If someone does raise an objection, however small, we say, “Tell me more about that.” If it’s an objection we think others may share, we can ask the group, “Who else feels a little of what Joe’s talking about?”

We let people feel heard. More importantly, we actually hear them. And then we ask, “What would make this work better for you?” People may have surprisingly useful suggestions that will improve the effort significantly.

And finally, when objections remain, we say, “I’m sorry this isn’t exactly how you want it to go. But we have to proceed. What do you need now to go along?” This is a powerful question. It acknowledges resistance, and invites goodwill anyway. And it opens the door for mutual accommodation.

This approach takes time, yes. We may be tempted to say, because we have other fires to fight, “I need this next week and I don’t really care what you think about it. It’s you’re job, get on it.” But that is guaranteed to start yet another fire we’ll just have to put out in the end.

This is an “eyes in, fingers out” approach. and it may make some leaders nervous. But setting things up so we can keep our fingers out saves time in the end. It preempts resistance, and it builds capacity in the people we work with. It builds our own leadership capacity too.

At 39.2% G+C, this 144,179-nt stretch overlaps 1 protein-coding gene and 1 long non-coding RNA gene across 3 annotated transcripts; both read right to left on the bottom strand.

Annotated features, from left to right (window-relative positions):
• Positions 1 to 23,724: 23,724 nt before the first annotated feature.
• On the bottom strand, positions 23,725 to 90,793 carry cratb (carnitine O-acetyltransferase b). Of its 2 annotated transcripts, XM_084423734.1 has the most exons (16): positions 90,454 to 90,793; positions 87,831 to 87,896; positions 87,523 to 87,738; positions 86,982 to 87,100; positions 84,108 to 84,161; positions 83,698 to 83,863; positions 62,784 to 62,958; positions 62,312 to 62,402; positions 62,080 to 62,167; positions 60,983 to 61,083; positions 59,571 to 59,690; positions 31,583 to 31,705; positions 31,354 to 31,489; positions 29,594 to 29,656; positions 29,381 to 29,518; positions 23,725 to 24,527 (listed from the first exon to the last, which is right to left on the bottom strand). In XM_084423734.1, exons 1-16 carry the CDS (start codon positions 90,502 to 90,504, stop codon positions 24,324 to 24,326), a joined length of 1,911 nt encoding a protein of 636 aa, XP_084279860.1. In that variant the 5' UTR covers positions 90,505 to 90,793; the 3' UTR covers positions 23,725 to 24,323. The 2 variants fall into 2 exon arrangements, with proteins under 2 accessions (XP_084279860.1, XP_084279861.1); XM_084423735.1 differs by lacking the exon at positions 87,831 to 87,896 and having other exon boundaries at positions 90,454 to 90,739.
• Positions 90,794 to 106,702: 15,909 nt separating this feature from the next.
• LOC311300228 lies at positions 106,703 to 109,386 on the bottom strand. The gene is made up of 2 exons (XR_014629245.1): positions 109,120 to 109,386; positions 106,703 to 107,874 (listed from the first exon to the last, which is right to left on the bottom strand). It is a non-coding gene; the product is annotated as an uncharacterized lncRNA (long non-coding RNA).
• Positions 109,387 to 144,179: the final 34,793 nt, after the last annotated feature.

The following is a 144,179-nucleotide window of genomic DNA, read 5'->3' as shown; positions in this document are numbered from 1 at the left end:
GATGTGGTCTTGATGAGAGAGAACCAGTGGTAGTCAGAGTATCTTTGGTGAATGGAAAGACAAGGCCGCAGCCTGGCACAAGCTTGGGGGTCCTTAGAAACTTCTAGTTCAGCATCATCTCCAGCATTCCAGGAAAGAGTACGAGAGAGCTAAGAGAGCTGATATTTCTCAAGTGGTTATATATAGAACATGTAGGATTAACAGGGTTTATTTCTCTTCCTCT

(Questions about resistance used here come from the Deep Democracy work of Myrna Lewis.)

For more roadmaps for difficult conversations, click here.

Generosity or Manipulation – What’s the Difference?


A few people emailed me to object to my last post, An Approach to Chronic Underperformance, saying that “compassionately” manipulating people into firing themselves is horrible.

That’s certainly a possibility. Of course it’s not what I’m talking about.

For me, the question lies in motivation. Are we “getting” someone to fire themselves, or “letting” them fire themselves. If a boss tries to get an under-performing manager to quit in order to cut costs, or for any other self-serving reason, his actions are manipulative and wrong. A direct approach, “To meet my goals, I have to let you go,” is right.